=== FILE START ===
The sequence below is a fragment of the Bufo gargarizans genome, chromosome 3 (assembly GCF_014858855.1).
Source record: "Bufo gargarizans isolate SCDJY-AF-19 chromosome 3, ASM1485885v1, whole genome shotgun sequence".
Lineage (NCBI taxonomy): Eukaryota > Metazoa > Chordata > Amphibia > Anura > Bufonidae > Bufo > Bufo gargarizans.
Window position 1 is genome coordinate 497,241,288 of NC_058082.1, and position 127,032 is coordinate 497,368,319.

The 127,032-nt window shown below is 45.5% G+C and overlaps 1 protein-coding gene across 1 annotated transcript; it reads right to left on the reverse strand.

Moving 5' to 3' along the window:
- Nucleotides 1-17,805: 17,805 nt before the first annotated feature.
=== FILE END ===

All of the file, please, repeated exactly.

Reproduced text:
The sequence below is a fragment of the Bufo gargarizans genome, chromosome 3 (assembly GCF_014858855.1).
Source record: "Bufo gargarizans isolate SCDJY-AF-19 chromosome 3, ASM1485885v1, whole genome shotgun sequence".
Lineage (NCBI taxonomy): Eukaryota > Metazoa > Chordata > Amphibia > Anura > Bufonidae > Bufo > Bufo gargarizans.
Window position 1 is genome coordinate 497,241,288 of NC_058082.1, and position 127,032 is coordinate 497,368,319.

The 127,032-nt window shown below is 45.5% G+C and overlaps 1 protein-coding gene across 1 annotated transcript; it reads right to left on the reverse strand.

Moving 5' to 3' along the window:
- Nucleotides 1-17,805: 17,805 nt before the first annotated feature.